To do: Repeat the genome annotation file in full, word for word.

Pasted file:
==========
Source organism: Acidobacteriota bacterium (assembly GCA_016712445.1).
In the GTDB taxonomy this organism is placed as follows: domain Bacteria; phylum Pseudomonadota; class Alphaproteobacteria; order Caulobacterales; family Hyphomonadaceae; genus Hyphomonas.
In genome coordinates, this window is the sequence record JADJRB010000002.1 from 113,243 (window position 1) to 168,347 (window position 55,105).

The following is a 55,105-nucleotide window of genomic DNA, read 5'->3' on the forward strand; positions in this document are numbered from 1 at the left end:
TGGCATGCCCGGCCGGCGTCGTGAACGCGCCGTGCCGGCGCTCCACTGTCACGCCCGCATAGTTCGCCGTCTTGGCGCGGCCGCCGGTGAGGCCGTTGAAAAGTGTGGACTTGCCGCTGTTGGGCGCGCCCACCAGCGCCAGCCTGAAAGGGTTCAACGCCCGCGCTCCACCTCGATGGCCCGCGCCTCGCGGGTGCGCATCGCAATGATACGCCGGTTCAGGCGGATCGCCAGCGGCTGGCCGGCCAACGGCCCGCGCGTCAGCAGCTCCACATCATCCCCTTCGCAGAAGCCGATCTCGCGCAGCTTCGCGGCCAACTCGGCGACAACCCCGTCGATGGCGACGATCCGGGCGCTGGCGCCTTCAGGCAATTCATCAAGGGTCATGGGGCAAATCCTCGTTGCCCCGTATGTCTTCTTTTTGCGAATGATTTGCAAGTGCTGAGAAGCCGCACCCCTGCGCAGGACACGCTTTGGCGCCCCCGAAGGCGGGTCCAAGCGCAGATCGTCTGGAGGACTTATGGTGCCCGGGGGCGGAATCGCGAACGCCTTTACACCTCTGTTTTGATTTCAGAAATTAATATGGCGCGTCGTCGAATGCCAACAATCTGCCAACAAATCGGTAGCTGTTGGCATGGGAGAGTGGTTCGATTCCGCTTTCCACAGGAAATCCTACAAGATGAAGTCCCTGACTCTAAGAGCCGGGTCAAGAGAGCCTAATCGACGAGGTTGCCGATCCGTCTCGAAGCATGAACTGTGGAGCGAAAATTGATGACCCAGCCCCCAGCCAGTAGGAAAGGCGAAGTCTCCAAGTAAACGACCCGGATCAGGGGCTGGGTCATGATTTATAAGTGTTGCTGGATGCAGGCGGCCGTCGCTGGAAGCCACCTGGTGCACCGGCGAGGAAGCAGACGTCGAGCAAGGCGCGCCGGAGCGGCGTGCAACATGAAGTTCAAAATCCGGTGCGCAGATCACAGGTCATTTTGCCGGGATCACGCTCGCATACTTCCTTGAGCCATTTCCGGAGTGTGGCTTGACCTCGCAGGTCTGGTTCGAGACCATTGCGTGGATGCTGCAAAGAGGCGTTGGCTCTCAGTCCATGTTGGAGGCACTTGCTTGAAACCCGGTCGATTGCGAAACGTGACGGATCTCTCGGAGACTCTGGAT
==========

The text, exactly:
Source organism: Acidobacteriota bacterium (assembly GCA_016712445.1).
In the GTDB taxonomy this organism is placed as follows: domain Bacteria; phylum Pseudomonadota; class Alphaproteobacteria; order Caulobacterales; family Hyphomonadaceae; genus Hyphomonas.
In genome coordinates, this window is the sequence record JADJRB010000002.1 from 113,243 (window position 1) to 168,347 (window position 55,105).

The following is a 55,105-nucleotide window of genomic DNA, read 5'->3' on the forward strand; positions in this document are numbered from 1 at the left end:
TGGCATGCCCGGCCGGCGTCGTGAACGCGCCGTGCCGGCGCTCCACTGTCACGCCCGCATAGTTCGCCGTCTTGGCGCGGCCGCCGGTGAGGCCGTTGAAAAGTGTGGACTTGCCGCTGTTGGGCGCGCCCACCAGCGCCAGCCTGAAAGGGTTCAACGCCCGCGCTCCACCTCGATGGCCCGCGCCTCGCGGGTGCGCATCGCAATGATACGCCGGTTCAGGCGGATCGCCAGCGGCTGGCCGGCCAACGGCCCGCGCGTCAGCAGCTCCACATCATCCCCTTCGCAGAAGCCGATCTCGCGCAGCTTCGCGGCCAACTCGGCGACAACCCCGTCGATGGCGACGATCCGGGCGCTGGCGCCTTCAGGCAATTCATCAAGGGTCATGGGGCAAATCCTCGTTGCCCCGTATGTCTTCTTTTTGCGAATGATTTGCAAGTGCTGAGAAGCCGCACCCCTGCGCAGGACACGCTTTGGCGCCCCCGAAGGCGGGTCCAAGCGCAGATCGTCTGGAGGACTTATGGTGCCCGGGGGCGGAATCGCGAACGCCTTTACACCTCTGTTTTGATTTCAGAAATTAATATGGCGCGTCGTCGAATGCCAACAATCTGCCAACAAATCGGTAGCTGTTGGCATGGGAGAGTGGTTCGATTCCGCTTTCCACAGGAAATCCTACAAGATGAAGTCCCTGACTCTAAGAGCCGGGTCAAGAGAGCCTAATCGACGAGGTTGCCGATCCGTCTCGAAGCATGAACTGTGGAGCGAAAATTGATGACCCAGCCCCCAGCCAGTAGGAAAGGCGAAGTCTCCAAGTAAACGACCCGGATCAGGGGCTGGGTCATGATTTATAAGTGTTGCTGGATGCAGGCGGCCGTCGCTGGAAGCCACCTGGTGCACCGGCGAGGAAGCAGACGTCGAGCAAGGCGCGCCGGAGCGGCGTGCAACATGAAGTTCAAAATCCGGTGCGCAGATCACAGGTCATTTTGCCGGGATCACGCTCGCATACTTCCTTGAGCCATTTCCGGAGTGTGGCTTGACCTCGCAGGTCTGGTTCGAGACCATTGCGTGGATGCTGCAAAGAGGCGTTGGCTCTCAGTCCATGTTGGAGGCACTTGCTTGAAACCCGGTCGATTGCGAAACGTGACGGATCTCTCGGAGACTCTGGAT